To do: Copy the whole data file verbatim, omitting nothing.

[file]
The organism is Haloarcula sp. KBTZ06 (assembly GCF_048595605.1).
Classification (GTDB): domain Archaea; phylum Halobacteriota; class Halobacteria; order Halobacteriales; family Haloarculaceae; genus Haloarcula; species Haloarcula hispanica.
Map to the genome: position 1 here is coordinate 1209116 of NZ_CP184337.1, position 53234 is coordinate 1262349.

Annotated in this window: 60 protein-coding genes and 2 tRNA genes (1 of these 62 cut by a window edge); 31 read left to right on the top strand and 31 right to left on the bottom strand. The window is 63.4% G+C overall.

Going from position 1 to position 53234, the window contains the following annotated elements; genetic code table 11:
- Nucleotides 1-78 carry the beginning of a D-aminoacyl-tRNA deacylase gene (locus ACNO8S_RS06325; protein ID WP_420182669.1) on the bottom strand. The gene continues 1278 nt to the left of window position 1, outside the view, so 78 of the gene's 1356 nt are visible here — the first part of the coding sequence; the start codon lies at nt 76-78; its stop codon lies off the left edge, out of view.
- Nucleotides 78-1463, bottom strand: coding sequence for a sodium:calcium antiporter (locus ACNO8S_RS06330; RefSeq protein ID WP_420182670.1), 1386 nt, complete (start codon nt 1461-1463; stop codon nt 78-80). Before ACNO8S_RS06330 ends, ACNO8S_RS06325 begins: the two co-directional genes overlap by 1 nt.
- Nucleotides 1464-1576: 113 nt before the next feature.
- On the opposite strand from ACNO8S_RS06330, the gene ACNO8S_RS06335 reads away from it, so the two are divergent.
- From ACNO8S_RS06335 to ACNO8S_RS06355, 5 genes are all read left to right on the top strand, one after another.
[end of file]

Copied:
The organism is Haloarcula sp. KBTZ06 (assembly GCF_048595605.1).
Classification (GTDB): domain Archaea; phylum Halobacteriota; class Halobacteria; order Halobacteriales; family Haloarculaceae; genus Haloarcula; species Haloarcula hispanica.
Map to the genome: position 1 here is coordinate 1209116 of NZ_CP184337.1, position 53234 is coordinate 1262349.

Annotated in this window: 60 protein-coding genes and 2 tRNA genes (1 of these 62 cut by a window edge); 31 read left to right on the top strand and 31 right to left on the bottom strand. The window is 63.4% G+C overall.

Going from position 1 to position 53234, the window contains the following annotated elements; genetic code table 11:
- Nucleotides 1-78 carry the beginning of a D-aminoacyl-tRNA deacylase gene (locus ACNO8S_RS06325; protein ID WP_420182669.1) on the bottom strand. The gene continues 1278 nt to the left of window position 1, outside the view, so 78 of the gene's 1356 nt are visible here — the first part of the coding sequence; the start codon lies at nt 76-78; its stop codon lies off the left edge, out of view.
- Nucleotides 78-1463, bottom strand: coding sequence for a sodium:calcium antiporter (locus ACNO8S_RS06330; RefSeq protein ID WP_420182670.1), 1386 nt, complete (start codon nt 1461-1463; stop codon nt 78-80). Before ACNO8S_RS06330 ends, ACNO8S_RS06325 begins: the two co-directional genes overlap by 1 nt.
- Nucleotides 1464-1576: 113 nt before the next feature.
- On the opposite strand from ACNO8S_RS06330, the gene ACNO8S_RS06335 reads away from it, so the two are divergent.
- From ACNO8S_RS06335 to ACNO8S_RS06355, 5 genes are all read left to right on the top strand, one after another.